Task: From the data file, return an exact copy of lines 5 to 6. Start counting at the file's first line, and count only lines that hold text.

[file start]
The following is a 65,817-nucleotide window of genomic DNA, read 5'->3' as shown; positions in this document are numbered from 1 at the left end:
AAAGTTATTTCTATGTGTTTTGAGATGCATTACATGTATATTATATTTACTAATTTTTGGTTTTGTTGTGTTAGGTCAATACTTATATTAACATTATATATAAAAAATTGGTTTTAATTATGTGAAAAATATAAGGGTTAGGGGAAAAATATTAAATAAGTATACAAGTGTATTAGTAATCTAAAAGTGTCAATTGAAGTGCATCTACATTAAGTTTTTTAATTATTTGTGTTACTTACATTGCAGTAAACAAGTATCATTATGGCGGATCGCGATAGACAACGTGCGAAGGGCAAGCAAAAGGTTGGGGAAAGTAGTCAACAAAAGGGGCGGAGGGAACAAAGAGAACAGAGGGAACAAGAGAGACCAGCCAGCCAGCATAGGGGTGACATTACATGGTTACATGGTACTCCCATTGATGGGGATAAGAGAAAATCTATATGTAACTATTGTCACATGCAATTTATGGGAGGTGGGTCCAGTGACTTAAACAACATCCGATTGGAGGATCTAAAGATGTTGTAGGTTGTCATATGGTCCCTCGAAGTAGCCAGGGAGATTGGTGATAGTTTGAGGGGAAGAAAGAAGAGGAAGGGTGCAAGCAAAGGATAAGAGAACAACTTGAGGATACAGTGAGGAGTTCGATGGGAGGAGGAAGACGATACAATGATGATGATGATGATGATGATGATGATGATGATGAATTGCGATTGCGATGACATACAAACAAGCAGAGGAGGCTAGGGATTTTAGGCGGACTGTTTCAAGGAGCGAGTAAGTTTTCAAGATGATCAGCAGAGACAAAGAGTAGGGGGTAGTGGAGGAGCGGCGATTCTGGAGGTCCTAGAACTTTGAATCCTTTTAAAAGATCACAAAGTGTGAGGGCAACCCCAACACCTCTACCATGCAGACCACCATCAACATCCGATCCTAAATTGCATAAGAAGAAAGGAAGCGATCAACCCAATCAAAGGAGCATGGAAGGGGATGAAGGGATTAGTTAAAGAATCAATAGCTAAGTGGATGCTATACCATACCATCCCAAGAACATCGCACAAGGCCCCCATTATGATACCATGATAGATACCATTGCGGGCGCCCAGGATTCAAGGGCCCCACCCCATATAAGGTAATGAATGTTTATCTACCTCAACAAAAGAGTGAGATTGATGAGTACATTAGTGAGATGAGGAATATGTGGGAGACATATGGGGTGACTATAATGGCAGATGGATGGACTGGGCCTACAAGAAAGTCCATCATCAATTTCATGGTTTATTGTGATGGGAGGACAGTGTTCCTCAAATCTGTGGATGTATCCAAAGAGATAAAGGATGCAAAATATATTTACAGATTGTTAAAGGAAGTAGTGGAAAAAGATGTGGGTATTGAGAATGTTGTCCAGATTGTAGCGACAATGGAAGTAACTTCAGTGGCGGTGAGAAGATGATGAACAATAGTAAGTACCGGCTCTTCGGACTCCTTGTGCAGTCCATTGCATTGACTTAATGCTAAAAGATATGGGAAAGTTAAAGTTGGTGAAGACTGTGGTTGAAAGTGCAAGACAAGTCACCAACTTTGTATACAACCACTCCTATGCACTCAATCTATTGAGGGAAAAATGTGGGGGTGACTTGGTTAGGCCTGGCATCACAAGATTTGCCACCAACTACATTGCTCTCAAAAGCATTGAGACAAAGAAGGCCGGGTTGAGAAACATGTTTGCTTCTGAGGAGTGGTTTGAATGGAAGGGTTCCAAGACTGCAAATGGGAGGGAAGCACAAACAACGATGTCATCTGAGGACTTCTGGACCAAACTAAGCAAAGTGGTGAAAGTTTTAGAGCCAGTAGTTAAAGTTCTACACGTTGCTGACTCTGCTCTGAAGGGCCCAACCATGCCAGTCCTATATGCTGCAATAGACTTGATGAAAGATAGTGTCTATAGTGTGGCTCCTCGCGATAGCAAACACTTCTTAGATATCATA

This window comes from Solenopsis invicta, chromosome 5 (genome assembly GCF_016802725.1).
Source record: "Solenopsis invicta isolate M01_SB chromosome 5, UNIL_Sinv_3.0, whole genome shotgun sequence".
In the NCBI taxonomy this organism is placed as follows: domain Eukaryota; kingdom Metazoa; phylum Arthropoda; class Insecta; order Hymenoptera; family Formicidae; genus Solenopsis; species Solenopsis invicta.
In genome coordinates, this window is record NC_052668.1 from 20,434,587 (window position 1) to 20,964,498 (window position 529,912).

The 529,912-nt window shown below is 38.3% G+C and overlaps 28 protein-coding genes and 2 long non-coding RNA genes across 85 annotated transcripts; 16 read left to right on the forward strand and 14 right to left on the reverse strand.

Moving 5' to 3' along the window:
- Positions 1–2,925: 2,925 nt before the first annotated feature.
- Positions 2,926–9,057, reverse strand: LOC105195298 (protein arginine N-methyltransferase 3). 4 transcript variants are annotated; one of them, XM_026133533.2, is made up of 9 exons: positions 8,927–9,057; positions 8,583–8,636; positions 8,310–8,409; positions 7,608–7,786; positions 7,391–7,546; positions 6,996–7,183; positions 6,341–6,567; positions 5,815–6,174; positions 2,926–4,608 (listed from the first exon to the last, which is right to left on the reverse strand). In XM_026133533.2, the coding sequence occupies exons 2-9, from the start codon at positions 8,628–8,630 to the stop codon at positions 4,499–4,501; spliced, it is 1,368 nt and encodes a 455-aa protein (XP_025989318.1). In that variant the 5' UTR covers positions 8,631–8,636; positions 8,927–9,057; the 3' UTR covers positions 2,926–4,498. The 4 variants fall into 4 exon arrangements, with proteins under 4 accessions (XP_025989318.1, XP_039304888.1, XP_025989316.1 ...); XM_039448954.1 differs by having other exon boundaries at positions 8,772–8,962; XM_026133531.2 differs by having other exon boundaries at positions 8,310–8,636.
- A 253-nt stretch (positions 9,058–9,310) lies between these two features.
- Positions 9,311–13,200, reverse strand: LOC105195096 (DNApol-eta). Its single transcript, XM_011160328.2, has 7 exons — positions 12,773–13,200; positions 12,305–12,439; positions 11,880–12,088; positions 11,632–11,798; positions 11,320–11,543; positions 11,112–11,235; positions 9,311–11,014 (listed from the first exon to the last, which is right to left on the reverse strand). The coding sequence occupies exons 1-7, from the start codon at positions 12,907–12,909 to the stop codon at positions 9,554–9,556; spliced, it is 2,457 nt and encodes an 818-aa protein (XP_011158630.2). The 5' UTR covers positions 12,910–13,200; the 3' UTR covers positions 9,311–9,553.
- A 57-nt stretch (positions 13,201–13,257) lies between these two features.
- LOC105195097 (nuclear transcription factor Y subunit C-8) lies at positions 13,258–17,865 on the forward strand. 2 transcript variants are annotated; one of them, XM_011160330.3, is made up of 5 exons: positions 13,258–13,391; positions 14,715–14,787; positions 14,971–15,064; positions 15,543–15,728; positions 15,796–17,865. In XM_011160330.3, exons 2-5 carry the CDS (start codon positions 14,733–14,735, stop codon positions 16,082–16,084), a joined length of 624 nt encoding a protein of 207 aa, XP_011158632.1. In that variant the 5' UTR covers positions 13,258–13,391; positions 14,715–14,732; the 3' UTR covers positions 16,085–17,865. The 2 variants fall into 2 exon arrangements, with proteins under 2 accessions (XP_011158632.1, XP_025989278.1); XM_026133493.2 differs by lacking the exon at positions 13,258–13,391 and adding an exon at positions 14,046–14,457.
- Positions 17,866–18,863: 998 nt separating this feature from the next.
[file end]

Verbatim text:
In the NCBI taxonomy this organism is placed as follows: domain Eukaryota; kingdom Metazoa; phylum Arthropoda; class Insecta; order Hymenoptera; family Formicidae; genus Solenopsis; species Solenopsis invicta.
In genome coordinates, this window is record NC_052668.1 from 20,434,587 (window position 1) to 20,964,498 (window position 529,912).